[ Murder in the Punjab during the Indian independence struggle. ] Manuscript volume of pre-committal reports of Police Sub-Inspectors into criminal cases involving fatalities and murders, with a typed 'Judgment Sheet', and two newspaper reports.

[ L. Prabhu Dial and W. Powell, Magistrates, 1st Class, Jhelum District, Punjab, British India (now Pakistan); the Raj; British rule ]
Publication details: 
Jhelum District, Punjab, British India (now Pakistan). Entries between October 1917 and December 1918.
SKU: 17149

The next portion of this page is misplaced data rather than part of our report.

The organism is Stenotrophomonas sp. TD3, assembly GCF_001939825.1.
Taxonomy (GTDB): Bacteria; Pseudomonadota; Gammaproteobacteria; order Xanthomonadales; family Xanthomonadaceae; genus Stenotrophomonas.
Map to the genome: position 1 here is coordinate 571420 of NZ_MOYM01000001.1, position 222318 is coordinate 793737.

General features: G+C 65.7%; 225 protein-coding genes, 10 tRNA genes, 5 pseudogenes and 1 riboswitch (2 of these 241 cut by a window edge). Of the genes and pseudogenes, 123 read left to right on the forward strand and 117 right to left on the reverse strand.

180pp., folio. Paginated 1-181 with one blank page. In red buckram half-binding. Internally in good condition, on lightly-aged paper, in heavily worn binding. On cover: 'ELUM DISTRICT. | CASES. | October 1917 - December 1918.' (For information regarding the loosely-inserted 'Judgment Sheet' see the end of this description.) The volume provides a mass of information providing a marvellous insight into the workings of British policing and colonial justice in India at the time of the Amritsar Massacre, as well as a vivid picture of Punjabi life in the early twentieth century. It comprises a series of detailed entries for the use of the Magistrates Court at the time of committal hearings. The entire volume is written in the same close, neat hand, and it includes eight family trees, three of them full-page. Each entry gives details of statements by witnesses and the accused, and of various dated reports into each case by native Police Sub-Inspectors. Each entry is under a heading giving the place where the case was investigated or heard: Chakwal; Choa (or 'Chua') Saidan Shah; Dina; Domeli; Duhman; Jalalpur; Jhelum City; Kallar Kahar; Lilla; Nila; Pind Dadan Khan; Sadar Jhelum; Sohawa. Each entry is preceded by a series of reference numbers, and details of 'Place of occurrence', 'Date of occurrence', 'Date of report', 'Deceased' (or in one case 'Wounded') and 'Accused'. Each entry ends with details of the outcome. For example, in one case: 'Sent for trial | Committed to Sessions on 31.8.18. | Convicted - death. | Sessions (Dundas). 8/10/18. | Acquitted by Chief Court on appeal. | (Martineau & Shadi Lal - JJ). | 20/12/18.' The volume also includes lists of 'Rewards'. Most pages are ticked through in blue pencil, with occasional additions (for example capital convictions) in red ink. The very first entry (pp.1-2) is a good example of the content. It begins: 'At 9.0 a.m on 23/9/17 Chaudri, Lambardar, and Hyat Chowkidar of Arar came to the Thana and made a report to the following effect: - | Last night, some time after midnight, there was an uproar in the house of Ganda Mal, khatir. All the Lambardars, Chowkidars, and several others went to the house. They found Ganda Mal lying murdered in a bed. There was a wound caused by a Kulhari on the left side of his forehead. Sitting by the bed was the deceased's daughter-in-law, and for fear of her own life. The deceased was an old man, and in bad health. The deceased's son, Ram Lobanja, went to Talagang with a marriage procession about 4 days ago. Nothing is known about the motive for his murder. | Hearing that the S[ub].I[inspector] was at Dalwal we first went there, but finding that he was not there we have come to the Thama. The delay in making the report is due to rain and our going first to Dalwal. S.I. Muzaffar Khan & Cons[table] 445 Sher Khan and Cons 41 Karam Etahi proceed to spot'. The six entries of report by the Sub-Inspector follow, the first beginning: '23/9/17. Reaches spot at 1.0 p.m. Ganda Mal found lying dead on a bed inside his house. A severe wound on head between the eyes. Underneath the bed a brass "tarami". (vessel), and an enamelled cup, and a small earthenware "rakhdan", were found, all stained with blood. The blood on bags nearby, walls, roof, etc. At 2.0 p.m Masth Parbati questioned. A few scratches on neck and says she has some on her knees. Her daughter Ram Piari has abrasions on her back. Masth Parbati states that [...]'. Two cuttings of reports from the 'Civil and Military Gazette' (Lahore) are present. The first cutting (p.8), dated 2 March 1918, and titled 'Punjab Chief Court .| Murder of a Lambardar', relates to a case the report for which covers the four pages 9-12 (Jalalpur). The committal hearing was before 'Mr. W. Powell, Magistrate, 1st class, Pind Dadan Khan', and the case related to three men, led by Mohammed Khan, accused of murdering Raja Ghulam Mehdi Khan, a 'Lambardar of Bajwala Dattan', the conclusion of 'a long-standing quarrel [...] which, though not always in acute form, showed itself occasionally in village disputes'. The second cutting (pp.180-181), dated 2 March 1920, and titled 'A Punjab Drama. | Murder, Love and Treachery', relates to a case described by the newspaper as 'An interesting chapter in the history of crime, more sensational than many a cinema film'. It involves the abduction and murder of a woman and her child, and the hiring of a 'professional murderer' to kill the abductor Ghulam Mahomed, who had previously 'contracted an immoral intimacy with his employer's wife, Mussammat Hassan Bi, induced her to assist him in poisoning her husband with arsenic and his dead body was thrown into a pond'. The entry on this case in the volume covers no fewer than fifteen pages (pp.116-118, 126, 142-150 at Chakwal; pp.152-153 at Dina). On appeal one man (Qadir) was sentenced to death, and one (Amir) to transportation for life, with two (Ghulam Ali and Farman) being acquitted. The newspaper report of the case features the heading 'A Complicated Plot', and the numerous statements by the various parties and police reports within the fifteen pages within the volume devoted to the case reflect this. Loosely inserted is a typed 'True Copy', signed by the clerk of the court, of a 'Judgment Sheet for Appeals in the Court of the Sessions Judge' (3pp., folio), regarding an order by 'L. Prabhu Dial M.A. Magistrate 1st Class Jhelum District, dated 31-5-1918', concerning 'a riot [which] took place in Bharpur Kallan Tahsil Chakwal concerning the propriety of the appointment of one Ghulam Mohammad to the position of Imam of the mosque' ('To all intents and purposes, therefore, the whole business was a mere turn up with stones, in which the side accused of culpable homicide had decidedly the worst of it.'). Annotated in blue pencil, with two exclamation marks in the margin at the suggestion of 'a substantial reduction of sentences'. The 'Judgment Sheet' is complete, but in frail condition, in three parts.